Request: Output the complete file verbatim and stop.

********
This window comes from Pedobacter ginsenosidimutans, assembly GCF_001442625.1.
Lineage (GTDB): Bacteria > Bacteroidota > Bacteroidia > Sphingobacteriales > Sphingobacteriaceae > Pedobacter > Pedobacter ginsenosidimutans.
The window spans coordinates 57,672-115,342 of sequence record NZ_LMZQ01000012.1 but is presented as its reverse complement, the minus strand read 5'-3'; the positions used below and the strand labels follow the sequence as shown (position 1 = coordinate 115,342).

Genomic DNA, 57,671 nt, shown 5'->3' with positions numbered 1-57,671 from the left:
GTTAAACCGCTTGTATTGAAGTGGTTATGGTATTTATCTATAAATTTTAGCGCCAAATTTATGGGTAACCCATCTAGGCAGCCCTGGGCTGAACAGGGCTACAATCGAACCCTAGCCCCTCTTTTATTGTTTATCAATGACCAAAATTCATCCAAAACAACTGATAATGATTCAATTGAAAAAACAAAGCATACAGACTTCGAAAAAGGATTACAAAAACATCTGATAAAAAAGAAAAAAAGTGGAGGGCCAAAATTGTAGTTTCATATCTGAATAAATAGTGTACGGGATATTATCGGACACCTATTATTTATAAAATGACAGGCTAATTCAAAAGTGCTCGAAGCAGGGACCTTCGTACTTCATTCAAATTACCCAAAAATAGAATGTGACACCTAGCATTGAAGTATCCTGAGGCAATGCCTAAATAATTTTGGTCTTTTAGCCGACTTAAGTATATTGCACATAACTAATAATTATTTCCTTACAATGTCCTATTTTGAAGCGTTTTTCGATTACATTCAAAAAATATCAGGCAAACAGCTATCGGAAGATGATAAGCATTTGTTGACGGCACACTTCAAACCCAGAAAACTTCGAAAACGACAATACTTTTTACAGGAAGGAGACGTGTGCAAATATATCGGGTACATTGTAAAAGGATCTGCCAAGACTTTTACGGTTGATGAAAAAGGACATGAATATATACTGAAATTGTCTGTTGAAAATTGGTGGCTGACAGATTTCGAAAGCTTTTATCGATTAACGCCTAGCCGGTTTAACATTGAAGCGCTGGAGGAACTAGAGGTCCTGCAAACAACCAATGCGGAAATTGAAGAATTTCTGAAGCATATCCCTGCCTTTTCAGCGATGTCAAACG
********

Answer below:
This window comes from Pedobacter ginsenosidimutans, assembly GCF_001442625.1.
Lineage (GTDB): Bacteria > Bacteroidota > Bacteroidia > Sphingobacteriales > Sphingobacteriaceae > Pedobacter > Pedobacter ginsenosidimutans.
The window spans coordinates 57,672-115,342 of sequence record NZ_LMZQ01000012.1 but is presented as its reverse complement, the minus strand read 5'-3'; the positions used below and the strand labels follow the sequence as shown (position 1 = coordinate 115,342).

Genomic DNA, 57,671 nt, shown 5'->3' with positions numbered 1-57,671 from the left:
GTTAAACCGCTTGTATTGAAGTGGTTATGGTATTTATCTATAAATTTTAGCGCCAAATTTATGGGTAACCCATCTAGGCAGCCCTGGGCTGAACAGGGCTACAATCGAACCCTAGCCCCTCTTTTATTGTTTATCAATGACCAAAATTCATCCAAAACAACTGATAATGATTCAATTGAAAAAACAAAGCATACAGACTTCGAAAAAGGATTACAAAAACATCTGATAAAAAAGAAAAAAAGTGGAGGGCCAAAATTGTAGTTTCATATCTGAATAAATAGTGTACGGGATATTATCGGACACCTATTATTTATAAAATGACAGGCTAATTCAAAAGTGCTCGAAGCAGGGACCTTCGTACTTCATTCAAATTACCCAAAAATAGAATGTGACACCTAGCATTGAAGTATCCTGAGGCAATGCCTAAATAATTTTGGTCTTTTAGCCGACTTAAGTATATTGCACATAACTAATAATTATTTCCTTACAATGTCCTATTTTGAAGCGTTTTTCGATTACATTCAAAAAATATCAGGCAAACAGCTATCGGAAGATGATAAGCATTTGTTGACGGCACACTTCAAACCCAGAAAACTTCGAAAACGACAATACTTTTTACAGGAAGGAGACGTGTGCAAATATATCGGGTACATTGTAAAAGGATCTGCCAAGACTTTTACGGTTGATGAAAAAGGACATGAATATATACTGAAATTGTCTGTTGAAAATTGGTGGCTGACAGATTTCGAAAGCTTTTATCGATTAACGCCTAGCCGGTTTAACATTGAAGCGCTGGAGGAACTAGAGGTCCTGCAAACAACCAATGCGGAAATTGAAGAATTTCTGAAGCATATCCCTGCCTTTTCAGCGATGTCAAACG